Indeed, the phone calls stopped and for the past two days, I received no e-mail notification of payments in my bitcoin wallet either. So earlier today, I went to check the wallet, and whoops: all my bitcoins are gone. The wallet has been zeroed out two days ago.

I sent this Mr. Spark a Quora message but I am not expecting a reply. On the other hand, I think I can reconstruct what actually happened, so my bitcoins were, after all, well spent: I did learn some intriguing details.

For starters, I am pretty certain that the Quora account doesn’t actually belong to the real Neale H. Spark. I tried to find information online about Mr. Spark but I was unable to locate a valid e-mail address or social media account. The person is undoubtedly real, mentioned in a 201█ press release by G█████ T███████████ as a newly minted member of their advisory board. But Mr. Spark seems like a rather private person with little visible online presence.

The Quora account was only created about a month ago. It has very low activity.

The aggressive sales tactics seemed odd from a noted expert, and represented another indication of fraud. But how exactly was the fraud committed?

Here is how. It all started when “Mr. Spark” kindly set up that “mining-enabled” Bitcoin wallet for me on blockchain.com. I knew something was not kosher (what exactly is a “mining enabled” account, pray tell?) but in my ignorance of the technical details of cryptocurrency wallets, I could not quite put my finger on it. When I received the account info, everything checked out and I was able to secure the account, restricting transactions with two-factor authentication and even by IP address.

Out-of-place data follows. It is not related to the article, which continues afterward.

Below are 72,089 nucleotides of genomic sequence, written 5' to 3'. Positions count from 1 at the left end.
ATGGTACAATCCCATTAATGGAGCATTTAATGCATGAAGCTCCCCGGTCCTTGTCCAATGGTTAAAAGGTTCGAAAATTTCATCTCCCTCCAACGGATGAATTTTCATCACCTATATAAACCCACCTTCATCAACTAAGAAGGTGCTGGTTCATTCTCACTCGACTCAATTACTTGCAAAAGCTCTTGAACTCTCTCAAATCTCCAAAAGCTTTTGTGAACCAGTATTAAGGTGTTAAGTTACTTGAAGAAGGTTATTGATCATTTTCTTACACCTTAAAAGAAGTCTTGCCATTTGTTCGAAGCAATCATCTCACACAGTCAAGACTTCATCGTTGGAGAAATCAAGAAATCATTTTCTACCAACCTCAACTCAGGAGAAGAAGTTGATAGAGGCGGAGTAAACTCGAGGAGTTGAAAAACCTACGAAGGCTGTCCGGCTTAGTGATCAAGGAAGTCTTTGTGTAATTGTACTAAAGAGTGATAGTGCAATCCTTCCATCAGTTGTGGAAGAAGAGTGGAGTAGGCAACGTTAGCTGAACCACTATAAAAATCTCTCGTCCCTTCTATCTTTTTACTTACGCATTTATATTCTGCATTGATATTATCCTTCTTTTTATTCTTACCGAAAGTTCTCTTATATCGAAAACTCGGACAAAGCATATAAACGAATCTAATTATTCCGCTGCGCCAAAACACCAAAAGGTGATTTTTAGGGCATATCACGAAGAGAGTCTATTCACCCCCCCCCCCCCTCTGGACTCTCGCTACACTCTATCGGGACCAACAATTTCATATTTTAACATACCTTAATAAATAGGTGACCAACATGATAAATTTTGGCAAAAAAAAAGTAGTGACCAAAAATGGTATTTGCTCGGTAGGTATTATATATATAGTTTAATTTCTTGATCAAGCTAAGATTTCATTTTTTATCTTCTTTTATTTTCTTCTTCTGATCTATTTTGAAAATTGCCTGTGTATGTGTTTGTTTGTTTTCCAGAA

However, unbeknownst to me, “Mr. Spark” must have copied down the blockchain.com wallet backup phrase: twelve words. The company warns me: Anyone with access to my backup phrase can access my funds. What I didn’t know is that the backup phrase can be used anywhere. They need not access the wallet through blockchain.com; with the appropriate cryptocurrency software, they can recreate the wallet and empty it.

Which means that my entire blockchain.com wallet was compromised from the onset. Never mind the steps that I took, setting up two-factor authentication and all… It was never really my wallet to begin with.

The big warning sign was when the crook first processed a “mining fee”. I did not understand the details, but I knew that something was wrong. No third party can take money from your bitcoin wallet, “mining enabled” or otherwise. Yet at the same time, I continued to receive small payments, so I was still waiting for the other shoe to drop.

I guess eventually “Mr. Spark” decided that I am unlikely to invest more into his scheme, but more likely, I was not his only or biggest victim. You don’t set up an elaborate scam like this, with a fake social media account, fake phone number and all to just steal a hundred bucks from someone. (That would be a less effective, and certainly more risky, way of making money than working at minimum wage.)

There is the usual, “if it’s too good to be true” lesson here: Nobody is going to pay you 8% interest a day. OK, I knew that. I also knew that cloud mining is a very risky proposition, the returns are not spectacular and fraud is rampant. I didn’t have to spend a hundred bucks to learn this.